Thomas Wright

A) I do hope Caballero could be something special. His dad was a good player, but the son looks better. He has a good left foot, jack-in-the-box penalty area pace and awareness. He is a very exciting talent. With him at Libertad and the strikingly mature Alexis Henriquez at Universidad de Chile, this is proving to be a good Libertadores for 17-year-old strikers!
Of course they need time, and I'd hate either to be rushed into a premature move. The most important thing at this stage is to get first-team opportunities.
I take your point about Portugal - it works well for some, but not nearly as well for others who are deemed surplus to requirements. The Portuguese giants buy up so many South Americans that there simply isn't space for many of them.

Q) I was wondering if you could shed any light on the fortunes of Kerlon? I seem to remember him being the star of an Under-17 tournament, but since he signed for Inter I haven't heard, or seen, anything of him.
Andy Ingram

A) He's trying to get fit enough to play for Nacional of Nova Serrana, a relatively small club who play in the State Championship of Minas Gerais (Brazil).
He did come to prominence in the South American Under-17 tournament seven years ago, where he won instant fame with his 'seal dribble' - running with the ball bouncing off his nose.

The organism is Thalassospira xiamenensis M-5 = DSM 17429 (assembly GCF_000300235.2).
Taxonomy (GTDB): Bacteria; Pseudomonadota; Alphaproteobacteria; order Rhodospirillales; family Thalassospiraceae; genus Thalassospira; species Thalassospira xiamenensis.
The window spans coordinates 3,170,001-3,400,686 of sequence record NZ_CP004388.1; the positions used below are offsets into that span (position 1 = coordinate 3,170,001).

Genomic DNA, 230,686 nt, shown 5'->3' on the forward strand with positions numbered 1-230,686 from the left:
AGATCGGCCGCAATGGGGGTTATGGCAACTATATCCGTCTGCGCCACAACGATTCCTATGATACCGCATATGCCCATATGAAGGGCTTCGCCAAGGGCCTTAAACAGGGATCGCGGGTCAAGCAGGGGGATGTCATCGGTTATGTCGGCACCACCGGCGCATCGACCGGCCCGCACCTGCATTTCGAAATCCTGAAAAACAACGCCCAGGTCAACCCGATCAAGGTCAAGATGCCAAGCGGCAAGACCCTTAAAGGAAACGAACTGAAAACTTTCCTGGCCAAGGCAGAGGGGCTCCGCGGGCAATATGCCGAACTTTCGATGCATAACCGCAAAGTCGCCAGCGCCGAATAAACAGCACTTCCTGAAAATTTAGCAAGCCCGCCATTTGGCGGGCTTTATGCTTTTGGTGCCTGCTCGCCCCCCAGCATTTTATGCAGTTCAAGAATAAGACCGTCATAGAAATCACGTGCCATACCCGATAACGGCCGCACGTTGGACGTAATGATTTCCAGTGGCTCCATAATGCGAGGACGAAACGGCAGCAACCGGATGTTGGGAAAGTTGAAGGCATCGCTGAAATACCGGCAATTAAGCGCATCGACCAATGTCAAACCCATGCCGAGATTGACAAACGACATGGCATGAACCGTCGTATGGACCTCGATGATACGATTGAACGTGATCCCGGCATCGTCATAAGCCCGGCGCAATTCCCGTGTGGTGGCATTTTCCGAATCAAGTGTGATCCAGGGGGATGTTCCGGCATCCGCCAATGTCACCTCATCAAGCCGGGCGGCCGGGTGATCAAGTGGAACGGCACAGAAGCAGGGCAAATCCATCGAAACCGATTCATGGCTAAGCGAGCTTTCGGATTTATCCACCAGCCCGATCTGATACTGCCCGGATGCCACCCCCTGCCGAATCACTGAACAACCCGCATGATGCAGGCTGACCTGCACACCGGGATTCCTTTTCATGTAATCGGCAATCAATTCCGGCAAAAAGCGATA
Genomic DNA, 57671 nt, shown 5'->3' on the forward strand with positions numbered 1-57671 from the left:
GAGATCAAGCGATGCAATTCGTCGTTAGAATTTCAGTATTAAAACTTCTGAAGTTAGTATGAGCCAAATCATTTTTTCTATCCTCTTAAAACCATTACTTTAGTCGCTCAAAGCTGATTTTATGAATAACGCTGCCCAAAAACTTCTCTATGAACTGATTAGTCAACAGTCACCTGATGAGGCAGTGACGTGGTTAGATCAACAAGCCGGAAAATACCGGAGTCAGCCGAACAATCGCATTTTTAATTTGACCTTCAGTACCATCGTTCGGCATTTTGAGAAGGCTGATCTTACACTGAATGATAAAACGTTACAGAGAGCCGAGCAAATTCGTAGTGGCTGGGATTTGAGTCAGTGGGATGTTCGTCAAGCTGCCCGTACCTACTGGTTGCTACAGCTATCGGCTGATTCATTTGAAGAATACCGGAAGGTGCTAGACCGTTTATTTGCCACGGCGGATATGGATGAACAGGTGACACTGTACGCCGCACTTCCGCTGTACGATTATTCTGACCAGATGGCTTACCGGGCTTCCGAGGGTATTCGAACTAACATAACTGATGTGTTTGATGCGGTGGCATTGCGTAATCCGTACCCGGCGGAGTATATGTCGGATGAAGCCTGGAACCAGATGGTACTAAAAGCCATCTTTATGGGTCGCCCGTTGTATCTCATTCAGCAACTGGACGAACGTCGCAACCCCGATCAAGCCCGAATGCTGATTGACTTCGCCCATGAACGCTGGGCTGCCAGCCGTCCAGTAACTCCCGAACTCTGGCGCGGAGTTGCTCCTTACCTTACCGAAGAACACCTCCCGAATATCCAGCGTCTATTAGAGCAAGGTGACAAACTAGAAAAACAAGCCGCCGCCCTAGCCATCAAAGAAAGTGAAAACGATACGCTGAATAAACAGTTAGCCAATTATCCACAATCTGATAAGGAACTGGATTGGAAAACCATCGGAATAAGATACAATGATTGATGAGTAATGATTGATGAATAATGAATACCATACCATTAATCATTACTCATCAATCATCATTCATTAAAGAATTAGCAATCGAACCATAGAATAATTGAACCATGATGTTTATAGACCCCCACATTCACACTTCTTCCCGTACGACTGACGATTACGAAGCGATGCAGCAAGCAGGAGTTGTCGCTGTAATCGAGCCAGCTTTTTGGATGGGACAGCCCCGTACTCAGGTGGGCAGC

He was much more than a trickshow artist, though. He really stood out for the versatility of his attacking midfield talent.
However, two things have stalled his career. First, he became a victim of his party piece, under pressure to produce the 'seal dribble' every time he played. Much worse, though, was a succession of injuries.
They first struck in 2005 - he missed that year's World Under-17 Cup and, ever since, it's been one injury after another. He's been at Nacional for months, and is only now ready to play for a few minutes.
He's now 24, and you fear for him ever launching a senior career - a real shame, because with his quality and imagination he was shaping to be a very interesting player.

Comments

  • Comment number 1.

    All this user's posts have been removed.Why?

  • Comment number 2.